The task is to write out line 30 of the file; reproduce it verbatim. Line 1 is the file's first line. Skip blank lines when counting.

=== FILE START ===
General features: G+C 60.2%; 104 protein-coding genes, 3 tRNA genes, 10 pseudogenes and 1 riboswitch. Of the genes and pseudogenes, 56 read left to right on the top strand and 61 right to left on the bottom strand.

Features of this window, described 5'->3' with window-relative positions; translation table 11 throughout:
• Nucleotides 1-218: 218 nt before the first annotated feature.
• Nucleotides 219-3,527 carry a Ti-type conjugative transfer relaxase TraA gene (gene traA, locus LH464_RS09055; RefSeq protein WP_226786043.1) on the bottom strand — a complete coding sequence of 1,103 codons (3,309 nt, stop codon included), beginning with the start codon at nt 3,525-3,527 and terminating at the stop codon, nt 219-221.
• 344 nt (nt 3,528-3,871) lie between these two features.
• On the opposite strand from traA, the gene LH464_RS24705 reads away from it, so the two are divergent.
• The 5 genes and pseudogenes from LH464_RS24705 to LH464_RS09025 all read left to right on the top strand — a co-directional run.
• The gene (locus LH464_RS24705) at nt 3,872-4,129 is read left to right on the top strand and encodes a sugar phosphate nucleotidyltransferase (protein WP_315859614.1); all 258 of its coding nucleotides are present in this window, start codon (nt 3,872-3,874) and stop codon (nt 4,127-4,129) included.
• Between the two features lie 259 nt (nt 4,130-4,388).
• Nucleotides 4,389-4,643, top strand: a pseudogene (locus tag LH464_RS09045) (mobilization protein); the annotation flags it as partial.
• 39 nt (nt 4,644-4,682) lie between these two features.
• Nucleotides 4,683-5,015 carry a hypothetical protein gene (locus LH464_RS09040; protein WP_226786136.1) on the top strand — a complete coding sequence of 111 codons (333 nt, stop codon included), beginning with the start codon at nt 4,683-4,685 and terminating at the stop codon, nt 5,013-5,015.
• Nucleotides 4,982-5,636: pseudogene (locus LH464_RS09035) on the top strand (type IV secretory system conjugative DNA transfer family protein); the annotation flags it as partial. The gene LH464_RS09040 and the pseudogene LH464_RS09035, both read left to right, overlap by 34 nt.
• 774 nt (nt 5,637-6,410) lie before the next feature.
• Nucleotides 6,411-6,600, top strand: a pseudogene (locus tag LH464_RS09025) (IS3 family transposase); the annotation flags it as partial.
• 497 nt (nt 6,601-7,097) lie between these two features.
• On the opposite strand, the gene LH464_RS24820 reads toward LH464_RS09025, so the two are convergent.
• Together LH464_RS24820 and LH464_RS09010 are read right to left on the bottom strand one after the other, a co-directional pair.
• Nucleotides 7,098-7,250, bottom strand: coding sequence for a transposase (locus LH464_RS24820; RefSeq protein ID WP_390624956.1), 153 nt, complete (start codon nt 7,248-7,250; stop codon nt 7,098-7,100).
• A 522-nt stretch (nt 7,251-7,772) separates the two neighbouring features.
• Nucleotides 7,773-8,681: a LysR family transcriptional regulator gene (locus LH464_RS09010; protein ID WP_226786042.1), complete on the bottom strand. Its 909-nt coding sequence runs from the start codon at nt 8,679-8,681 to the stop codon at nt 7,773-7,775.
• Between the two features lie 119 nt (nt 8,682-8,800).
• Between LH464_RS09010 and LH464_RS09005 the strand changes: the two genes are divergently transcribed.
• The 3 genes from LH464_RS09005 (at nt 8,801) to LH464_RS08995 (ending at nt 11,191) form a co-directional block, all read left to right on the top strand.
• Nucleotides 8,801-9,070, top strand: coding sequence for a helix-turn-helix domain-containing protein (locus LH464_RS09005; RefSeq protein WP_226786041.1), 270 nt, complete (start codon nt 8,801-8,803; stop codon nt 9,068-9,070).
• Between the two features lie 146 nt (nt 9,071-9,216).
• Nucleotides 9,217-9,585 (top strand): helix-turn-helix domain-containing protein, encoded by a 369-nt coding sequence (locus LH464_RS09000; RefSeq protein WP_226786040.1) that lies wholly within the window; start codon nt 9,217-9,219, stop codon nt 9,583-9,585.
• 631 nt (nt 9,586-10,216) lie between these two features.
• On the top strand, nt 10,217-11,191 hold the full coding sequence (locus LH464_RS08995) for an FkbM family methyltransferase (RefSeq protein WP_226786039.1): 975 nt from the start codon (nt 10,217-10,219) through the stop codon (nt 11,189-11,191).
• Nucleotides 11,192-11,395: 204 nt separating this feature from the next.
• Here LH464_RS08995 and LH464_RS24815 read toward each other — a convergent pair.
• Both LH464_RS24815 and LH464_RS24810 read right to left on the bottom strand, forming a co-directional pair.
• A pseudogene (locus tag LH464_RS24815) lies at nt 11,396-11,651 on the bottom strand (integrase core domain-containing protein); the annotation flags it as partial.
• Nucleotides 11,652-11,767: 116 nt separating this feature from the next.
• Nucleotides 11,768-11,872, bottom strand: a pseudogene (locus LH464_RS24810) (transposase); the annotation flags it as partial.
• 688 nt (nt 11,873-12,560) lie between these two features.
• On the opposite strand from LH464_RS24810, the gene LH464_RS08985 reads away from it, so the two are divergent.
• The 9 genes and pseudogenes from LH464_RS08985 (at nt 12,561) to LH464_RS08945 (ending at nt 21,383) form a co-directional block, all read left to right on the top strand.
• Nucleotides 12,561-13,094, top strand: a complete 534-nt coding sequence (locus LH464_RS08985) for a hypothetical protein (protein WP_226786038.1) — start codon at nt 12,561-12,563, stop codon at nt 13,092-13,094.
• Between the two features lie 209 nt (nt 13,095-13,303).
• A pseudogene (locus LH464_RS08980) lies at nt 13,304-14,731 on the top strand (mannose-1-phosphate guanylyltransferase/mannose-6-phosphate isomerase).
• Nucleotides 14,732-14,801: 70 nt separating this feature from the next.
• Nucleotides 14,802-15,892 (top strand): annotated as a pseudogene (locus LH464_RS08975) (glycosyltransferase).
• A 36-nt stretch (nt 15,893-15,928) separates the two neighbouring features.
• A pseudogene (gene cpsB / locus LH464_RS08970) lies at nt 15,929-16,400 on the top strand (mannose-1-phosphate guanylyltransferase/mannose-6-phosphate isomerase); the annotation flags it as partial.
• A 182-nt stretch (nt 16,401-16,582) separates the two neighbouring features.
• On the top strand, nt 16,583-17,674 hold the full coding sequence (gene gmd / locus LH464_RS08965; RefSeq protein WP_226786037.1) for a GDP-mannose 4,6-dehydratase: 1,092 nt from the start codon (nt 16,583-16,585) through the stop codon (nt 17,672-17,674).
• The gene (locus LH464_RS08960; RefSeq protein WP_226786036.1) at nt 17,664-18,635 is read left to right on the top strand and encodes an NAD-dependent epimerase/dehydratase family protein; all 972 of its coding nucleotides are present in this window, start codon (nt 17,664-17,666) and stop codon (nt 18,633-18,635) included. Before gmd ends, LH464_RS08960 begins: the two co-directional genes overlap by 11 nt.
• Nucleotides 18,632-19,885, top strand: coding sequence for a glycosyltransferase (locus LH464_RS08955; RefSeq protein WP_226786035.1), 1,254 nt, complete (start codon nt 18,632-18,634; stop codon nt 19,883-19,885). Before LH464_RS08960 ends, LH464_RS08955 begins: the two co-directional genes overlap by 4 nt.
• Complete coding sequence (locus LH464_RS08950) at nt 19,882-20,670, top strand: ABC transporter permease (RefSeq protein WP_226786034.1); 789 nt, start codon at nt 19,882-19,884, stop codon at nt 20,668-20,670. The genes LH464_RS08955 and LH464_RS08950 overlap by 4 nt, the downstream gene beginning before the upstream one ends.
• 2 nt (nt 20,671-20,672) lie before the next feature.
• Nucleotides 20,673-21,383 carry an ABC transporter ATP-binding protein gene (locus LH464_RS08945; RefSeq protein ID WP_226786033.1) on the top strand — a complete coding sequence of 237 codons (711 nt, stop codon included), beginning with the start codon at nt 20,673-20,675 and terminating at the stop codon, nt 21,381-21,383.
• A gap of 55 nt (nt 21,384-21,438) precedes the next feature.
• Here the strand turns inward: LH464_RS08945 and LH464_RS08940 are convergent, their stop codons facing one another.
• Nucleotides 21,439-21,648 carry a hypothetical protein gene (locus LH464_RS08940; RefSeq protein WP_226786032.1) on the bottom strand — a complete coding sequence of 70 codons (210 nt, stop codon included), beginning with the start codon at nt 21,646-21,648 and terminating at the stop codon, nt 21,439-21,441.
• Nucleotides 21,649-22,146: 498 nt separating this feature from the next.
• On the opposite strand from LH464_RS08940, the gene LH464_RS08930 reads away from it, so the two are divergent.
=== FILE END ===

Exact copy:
• Nucleotides 11,192-11,395: 204 nt separating this feature from the next.